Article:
Nine days after 17 people, many of them minors, were killed while attending a south Florida high school, Nebraska Gov. Pete Ricketts posted in a Tweet encouragement for the National Rifle Association NRA) to hold its annual convention in Nebraska.
“@NRA – We want your convention in Nebraska. Nebraskans love our constitutional rights!” the tweet stated.
This invitation came after reports that officials in Dallas were urging the NRA to find another location for their annual convention, worried that the gathering would be met with protests and marches.
Nebraska Democratic Party Chair Jane Kleeb released her own statement in response.
“The Nebraska Democratic Party stands with young people across our state and country who are demanding gun reform now…The NRA convention in Dallas will be met with fierce opposition and if they come to our state we will be in the streets,” Kleeb stated. “We know Ricketts and the NRA have a lot in common—both use their endless pot of money to buy elections and both think our teachers should be armed with guns in our schools.”
The tweet and response are perfect examples of the polarized debate on gun control that has spread throughout social media. In the days following the shooting, social media platforms were filled with calls to protect the American freedom of owning a firearm and calls to protect the lives of America’s children, as if the two are mutually exclusive.
The impact of that debate changes when it’s politicians who are taking sides, and Ricketts chose the side of the NRA. This shouldn’t be too surprising, the association and Ricketts have backed each other for years.
In 2014, Ricketts received the highest rating the NRA gives to a candidate without a voting record.
“On behalf of our five million members across the country, the National Rifle Association Political Victory Fund (NRA-PVF) is proud to endorse Pete Ricketts for governor of Nebraska,” the NRA stated in 2014.
Ricketts also released a statement that he opposes restrictions on the sale of AR-15s, the semi-automatic weapon used to carry out the killings of 17 people inside Marjory Stoneman Douglas High School.
This response raises the question—is Ricketts protecting the rights of Nebraskan AR-15 owners, or is he protecting the institution that helped him to become governor? Whichever the answer, he is certainly not protecting the American teenagers who, according to Health Affairs, are 49 percent more likely to fall victim to the epidemic of mass shootings compared with the world’s other wealthiest countries.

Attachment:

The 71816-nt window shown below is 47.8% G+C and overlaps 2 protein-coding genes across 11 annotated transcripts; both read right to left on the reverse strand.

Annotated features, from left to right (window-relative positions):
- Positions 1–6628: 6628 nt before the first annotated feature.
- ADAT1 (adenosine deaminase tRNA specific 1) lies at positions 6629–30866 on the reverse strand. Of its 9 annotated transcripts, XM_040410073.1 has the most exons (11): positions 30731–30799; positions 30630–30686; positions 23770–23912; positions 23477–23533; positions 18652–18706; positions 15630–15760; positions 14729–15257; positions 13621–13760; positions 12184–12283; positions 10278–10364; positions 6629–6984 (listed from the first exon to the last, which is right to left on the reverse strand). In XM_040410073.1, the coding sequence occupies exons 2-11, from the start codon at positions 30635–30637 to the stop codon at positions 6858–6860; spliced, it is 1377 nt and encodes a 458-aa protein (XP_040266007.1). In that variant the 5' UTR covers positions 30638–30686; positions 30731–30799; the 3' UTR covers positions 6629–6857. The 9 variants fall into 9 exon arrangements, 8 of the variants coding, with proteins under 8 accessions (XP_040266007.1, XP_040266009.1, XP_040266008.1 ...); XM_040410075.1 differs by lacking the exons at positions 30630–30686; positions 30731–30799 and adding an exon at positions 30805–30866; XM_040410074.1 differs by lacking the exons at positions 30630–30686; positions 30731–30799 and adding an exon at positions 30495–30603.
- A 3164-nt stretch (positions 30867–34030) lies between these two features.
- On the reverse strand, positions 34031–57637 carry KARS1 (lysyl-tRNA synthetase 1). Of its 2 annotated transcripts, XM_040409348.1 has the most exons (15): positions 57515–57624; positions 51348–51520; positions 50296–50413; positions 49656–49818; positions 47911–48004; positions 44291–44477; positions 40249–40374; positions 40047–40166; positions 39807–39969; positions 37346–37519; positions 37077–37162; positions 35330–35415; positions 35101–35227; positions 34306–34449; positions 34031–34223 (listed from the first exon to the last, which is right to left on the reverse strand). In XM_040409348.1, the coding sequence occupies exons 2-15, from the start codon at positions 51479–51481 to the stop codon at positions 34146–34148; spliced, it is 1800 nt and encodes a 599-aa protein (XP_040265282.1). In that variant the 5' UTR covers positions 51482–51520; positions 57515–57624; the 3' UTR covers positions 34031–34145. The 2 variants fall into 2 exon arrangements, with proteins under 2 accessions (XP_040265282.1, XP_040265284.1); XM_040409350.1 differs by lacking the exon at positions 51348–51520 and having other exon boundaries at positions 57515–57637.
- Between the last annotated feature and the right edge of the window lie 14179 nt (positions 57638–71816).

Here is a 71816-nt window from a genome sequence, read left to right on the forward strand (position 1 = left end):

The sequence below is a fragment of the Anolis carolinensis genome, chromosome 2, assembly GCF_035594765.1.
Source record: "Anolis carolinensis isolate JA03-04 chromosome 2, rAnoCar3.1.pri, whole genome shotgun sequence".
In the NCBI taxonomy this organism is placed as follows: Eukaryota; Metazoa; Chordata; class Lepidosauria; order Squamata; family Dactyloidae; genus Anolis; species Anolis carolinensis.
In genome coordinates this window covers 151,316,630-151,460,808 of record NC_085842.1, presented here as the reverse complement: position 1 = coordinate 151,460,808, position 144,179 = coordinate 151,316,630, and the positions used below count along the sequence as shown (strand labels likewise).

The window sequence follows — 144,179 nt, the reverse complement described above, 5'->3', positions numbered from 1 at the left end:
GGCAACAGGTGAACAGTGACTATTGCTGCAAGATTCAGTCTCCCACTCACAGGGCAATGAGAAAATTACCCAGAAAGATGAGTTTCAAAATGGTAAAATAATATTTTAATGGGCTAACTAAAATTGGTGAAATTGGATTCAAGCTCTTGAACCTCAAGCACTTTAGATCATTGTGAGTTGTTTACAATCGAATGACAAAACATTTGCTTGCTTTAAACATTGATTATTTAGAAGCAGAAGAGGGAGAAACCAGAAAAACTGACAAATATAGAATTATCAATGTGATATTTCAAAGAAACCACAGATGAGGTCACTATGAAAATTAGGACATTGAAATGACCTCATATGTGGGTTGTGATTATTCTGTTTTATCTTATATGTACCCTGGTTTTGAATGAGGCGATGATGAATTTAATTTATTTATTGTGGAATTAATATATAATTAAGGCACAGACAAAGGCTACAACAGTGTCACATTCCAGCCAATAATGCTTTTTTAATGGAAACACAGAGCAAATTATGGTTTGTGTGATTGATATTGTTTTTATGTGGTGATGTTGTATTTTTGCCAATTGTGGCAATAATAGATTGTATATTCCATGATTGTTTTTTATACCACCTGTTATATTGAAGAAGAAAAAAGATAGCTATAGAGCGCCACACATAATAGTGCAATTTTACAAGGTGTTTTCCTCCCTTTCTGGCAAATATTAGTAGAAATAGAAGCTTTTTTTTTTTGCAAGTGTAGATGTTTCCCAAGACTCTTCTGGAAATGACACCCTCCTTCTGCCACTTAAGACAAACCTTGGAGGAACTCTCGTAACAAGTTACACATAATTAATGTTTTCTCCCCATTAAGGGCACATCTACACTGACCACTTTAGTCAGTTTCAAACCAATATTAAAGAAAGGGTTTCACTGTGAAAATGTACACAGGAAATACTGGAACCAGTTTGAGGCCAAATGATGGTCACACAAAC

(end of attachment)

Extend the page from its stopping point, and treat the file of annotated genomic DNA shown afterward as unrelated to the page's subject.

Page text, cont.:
High school and college students across the country have marched in solidarity with the students of Marjory Stoneman Douglas High School, and UNO freshman Torie Walenz is helping to plan the Omaha March for Our Lives, which is set to take place March 24.
Walnez said that after the most recent school shooting at Marjory Stoneman Douglas High School in Parkland, Florida survivor Cameron Kasky along with other survivors, organized the movement March for Our Lives.
“The demonstration at UNO will mimic the walk-outs and marches shown across the nation that followed the Parkland shooting, and we wish to show that UNO students stand in solidarity with Parkland and that we demand action in regards to gun reform,” Walenz said.
Walenz said that the UNO event date is not set in stone yet, but they are thinking March 21 in order to not conflict with Omaha’s march.
“I wasn’t even born when Columbine happened, and I’ve been doing lockdown drills since I was in preschool. Even though this directly impacts them, high-school students are too young to vote, they have no voice in their own safety,” Walenz said. “As young college students, many of us most likely had the same upbringing in the post-Columbine public academic system as these high schoolers did, but the difference is we can vote, and we can use our voices to demand gun reform.”
Young people in America are tired of getting gun downed in classrooms, it’s time for politicians like Ricketts to stand with them.